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  27. 27. • A queen-post truss differs from a king-post truss in having two vertical posts, rather than one. • The vertical posts are known as queen-posts, the tops of which are connected by a horizontal piece, known as straining beam. • Two struts are provided to join the feet of each queen-post to the principal rafter, The queen-posts are the tension members. • The straining beams receives the thrust from the principal rafters, and keeps the junction in stable position. • A straining sill is introduced on the tie beam between the queen-posts to counteract the thrust from inclined struts which are in compression. • In absence of the straining sill, the thrust from the strut would tend to force the foot of the queen-post inwards. • These trusses are suitable for spans between 8 to 12 meters. • The joint at the head of queen-post -is formed due to the junction of two compression members (principal rafter and straining beam) and a tension member(queen-post). 27 Queen-post Roof Truss
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  31. 31. • When the span exceeds 10 m, timber trusses become heavy and uneconomical. Steel trusses are more economical for larger spans. • However, steel trusses are more commonly used these days, for all spans - small or large. • They are : (i) more economical, (ii) easy to construct or fabricate, (iii)fire-proof, (iv)more rigid, and (v) permanent. • Steel trusses are fabricated from rolled steel structural members such as channels, angles, T-sections and plates. • Most of the roof trusses are fabricated from angle-sections because they can resist effectively both tension as well as compression, and their jointing is easy. • Steel trusses may be grouped in the following categories : • (а) Open trusses • (b) North light trusses • (c) Bow string trusses • (d)Arched rib trusses and solid arched ribs. 31 Steel Roof Trusses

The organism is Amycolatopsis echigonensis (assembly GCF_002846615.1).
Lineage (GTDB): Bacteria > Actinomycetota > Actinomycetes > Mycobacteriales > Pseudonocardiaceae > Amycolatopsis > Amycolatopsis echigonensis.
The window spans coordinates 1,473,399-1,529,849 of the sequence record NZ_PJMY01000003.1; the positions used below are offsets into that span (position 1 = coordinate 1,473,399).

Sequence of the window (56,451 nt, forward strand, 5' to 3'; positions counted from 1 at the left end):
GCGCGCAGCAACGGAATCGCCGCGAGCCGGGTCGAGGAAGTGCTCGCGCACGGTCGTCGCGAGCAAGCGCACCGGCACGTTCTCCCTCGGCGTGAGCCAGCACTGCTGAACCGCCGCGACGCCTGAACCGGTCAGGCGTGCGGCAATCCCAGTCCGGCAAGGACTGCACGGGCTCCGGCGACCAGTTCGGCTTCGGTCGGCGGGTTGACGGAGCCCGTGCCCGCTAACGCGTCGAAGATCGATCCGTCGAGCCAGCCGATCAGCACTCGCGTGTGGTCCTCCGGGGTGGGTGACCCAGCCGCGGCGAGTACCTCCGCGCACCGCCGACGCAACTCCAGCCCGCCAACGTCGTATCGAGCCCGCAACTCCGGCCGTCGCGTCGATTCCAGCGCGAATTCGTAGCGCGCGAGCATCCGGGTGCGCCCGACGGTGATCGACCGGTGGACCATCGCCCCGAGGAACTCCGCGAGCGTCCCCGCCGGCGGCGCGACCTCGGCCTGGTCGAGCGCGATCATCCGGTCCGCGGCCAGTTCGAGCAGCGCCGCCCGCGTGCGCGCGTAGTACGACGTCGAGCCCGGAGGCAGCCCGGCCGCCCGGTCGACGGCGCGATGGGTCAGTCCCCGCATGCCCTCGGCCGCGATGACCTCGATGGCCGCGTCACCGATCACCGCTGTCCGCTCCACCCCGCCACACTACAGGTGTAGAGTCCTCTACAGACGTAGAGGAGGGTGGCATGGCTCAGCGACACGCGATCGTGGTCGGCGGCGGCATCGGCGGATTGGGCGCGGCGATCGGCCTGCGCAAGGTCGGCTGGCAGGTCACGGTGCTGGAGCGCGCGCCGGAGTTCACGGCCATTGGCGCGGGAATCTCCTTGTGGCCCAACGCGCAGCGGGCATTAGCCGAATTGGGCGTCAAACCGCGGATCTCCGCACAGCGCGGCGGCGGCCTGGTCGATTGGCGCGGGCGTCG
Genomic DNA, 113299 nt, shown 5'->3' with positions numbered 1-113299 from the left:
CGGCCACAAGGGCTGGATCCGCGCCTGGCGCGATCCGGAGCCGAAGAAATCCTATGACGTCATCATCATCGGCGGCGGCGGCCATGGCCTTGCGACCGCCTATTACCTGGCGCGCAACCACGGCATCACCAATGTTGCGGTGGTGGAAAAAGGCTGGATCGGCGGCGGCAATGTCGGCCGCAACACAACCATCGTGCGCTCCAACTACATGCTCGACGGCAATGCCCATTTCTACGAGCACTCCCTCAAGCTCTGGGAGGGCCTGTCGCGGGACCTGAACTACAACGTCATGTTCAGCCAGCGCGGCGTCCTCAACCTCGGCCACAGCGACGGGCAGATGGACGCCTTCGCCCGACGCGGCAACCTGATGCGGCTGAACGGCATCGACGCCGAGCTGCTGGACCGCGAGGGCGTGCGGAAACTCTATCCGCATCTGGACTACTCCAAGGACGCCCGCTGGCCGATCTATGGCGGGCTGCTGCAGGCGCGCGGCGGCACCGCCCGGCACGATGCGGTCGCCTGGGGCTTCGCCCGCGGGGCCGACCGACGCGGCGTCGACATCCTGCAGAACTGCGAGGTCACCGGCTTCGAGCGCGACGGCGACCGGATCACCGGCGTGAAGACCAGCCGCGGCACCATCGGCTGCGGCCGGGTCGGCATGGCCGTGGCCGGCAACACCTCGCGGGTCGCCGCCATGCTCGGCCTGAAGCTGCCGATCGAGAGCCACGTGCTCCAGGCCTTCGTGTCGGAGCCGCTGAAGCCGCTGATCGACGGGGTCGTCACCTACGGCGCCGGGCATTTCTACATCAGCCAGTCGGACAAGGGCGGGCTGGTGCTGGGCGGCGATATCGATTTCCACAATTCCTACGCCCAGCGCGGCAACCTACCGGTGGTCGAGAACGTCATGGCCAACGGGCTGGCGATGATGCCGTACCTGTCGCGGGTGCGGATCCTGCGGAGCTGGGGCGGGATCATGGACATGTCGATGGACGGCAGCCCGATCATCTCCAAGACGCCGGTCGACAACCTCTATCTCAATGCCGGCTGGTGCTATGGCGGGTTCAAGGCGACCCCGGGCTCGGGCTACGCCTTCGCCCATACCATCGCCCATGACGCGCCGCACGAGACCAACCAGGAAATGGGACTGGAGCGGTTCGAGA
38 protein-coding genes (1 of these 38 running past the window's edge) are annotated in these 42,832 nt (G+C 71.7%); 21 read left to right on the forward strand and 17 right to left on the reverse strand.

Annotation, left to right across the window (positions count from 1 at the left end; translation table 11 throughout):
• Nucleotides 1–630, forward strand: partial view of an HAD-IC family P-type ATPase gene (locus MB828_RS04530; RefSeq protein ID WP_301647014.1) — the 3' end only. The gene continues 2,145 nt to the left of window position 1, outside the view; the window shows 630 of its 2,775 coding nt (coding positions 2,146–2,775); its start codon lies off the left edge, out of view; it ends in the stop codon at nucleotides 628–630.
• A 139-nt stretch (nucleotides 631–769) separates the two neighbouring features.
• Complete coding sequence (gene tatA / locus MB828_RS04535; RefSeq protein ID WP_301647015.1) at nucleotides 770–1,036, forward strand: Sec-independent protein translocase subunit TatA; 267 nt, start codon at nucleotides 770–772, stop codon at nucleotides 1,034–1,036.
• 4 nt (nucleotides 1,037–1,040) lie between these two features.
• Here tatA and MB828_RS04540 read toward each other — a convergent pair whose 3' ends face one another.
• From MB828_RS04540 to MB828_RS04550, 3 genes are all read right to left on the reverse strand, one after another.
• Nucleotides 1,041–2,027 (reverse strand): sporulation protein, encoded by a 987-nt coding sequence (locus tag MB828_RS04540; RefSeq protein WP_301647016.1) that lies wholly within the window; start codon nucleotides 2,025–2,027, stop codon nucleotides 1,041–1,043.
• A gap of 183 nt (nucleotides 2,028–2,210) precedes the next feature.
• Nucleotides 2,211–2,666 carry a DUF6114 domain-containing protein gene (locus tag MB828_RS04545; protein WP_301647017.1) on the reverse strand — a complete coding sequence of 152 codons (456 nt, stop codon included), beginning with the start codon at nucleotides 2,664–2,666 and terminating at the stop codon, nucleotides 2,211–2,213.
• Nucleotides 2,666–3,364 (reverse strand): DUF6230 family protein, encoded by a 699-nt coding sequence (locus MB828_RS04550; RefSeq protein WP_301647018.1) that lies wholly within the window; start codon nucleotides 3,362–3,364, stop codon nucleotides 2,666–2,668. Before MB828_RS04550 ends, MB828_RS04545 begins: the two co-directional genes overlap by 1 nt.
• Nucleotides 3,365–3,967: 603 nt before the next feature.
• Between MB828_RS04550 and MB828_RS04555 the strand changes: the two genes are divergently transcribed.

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  36. 36. • The sections comprising of a steel truss are readily available in the required dimensions, resulting in minimum wastage of material. • Steel trusses are light in weight, and can be fabricated in any shape depending upon structural and architectural requirements. • Steel trusses are stronger and more rigid in comparison to timber trusses. • The members in Steel trusses are equally strong in tension as well as compression. • Steel trusses can be used over any span, while timber trusses are suitable only up to 15 m span. • Steel truss are fire proof. • Steel truss are termite proof. • Steel truss have longer life. 36 Steel Trusses Have The Following Advantages Over Timber Trusses
  37. 37. 37 • Roof covering is an essential component of pitched roof, to be placed over the roof frame work to protect it from rain, snow, sun, wind and other atmospheric agency. • Various types of roofing materials are available, and their selection depends upon 1) type of building, (2) type of roof framework, (3)initial cost, (4) maintenance requirements (5) fabrication facilities, (6) appearance and special features of the locality, (7) durability (8) availability of the material itself, and(9) climate of the locality. • The following are the roof-covering materials commonly used for pitched roofs: 1. Thatch covering 2.Wood shingles 3.Tiles 4. Asbestos cement sheets 5. Galvanized corrugated iron sheets 6.Eternit slates. 7. Light weight roofing. Roof Coverings For Pitched Roofs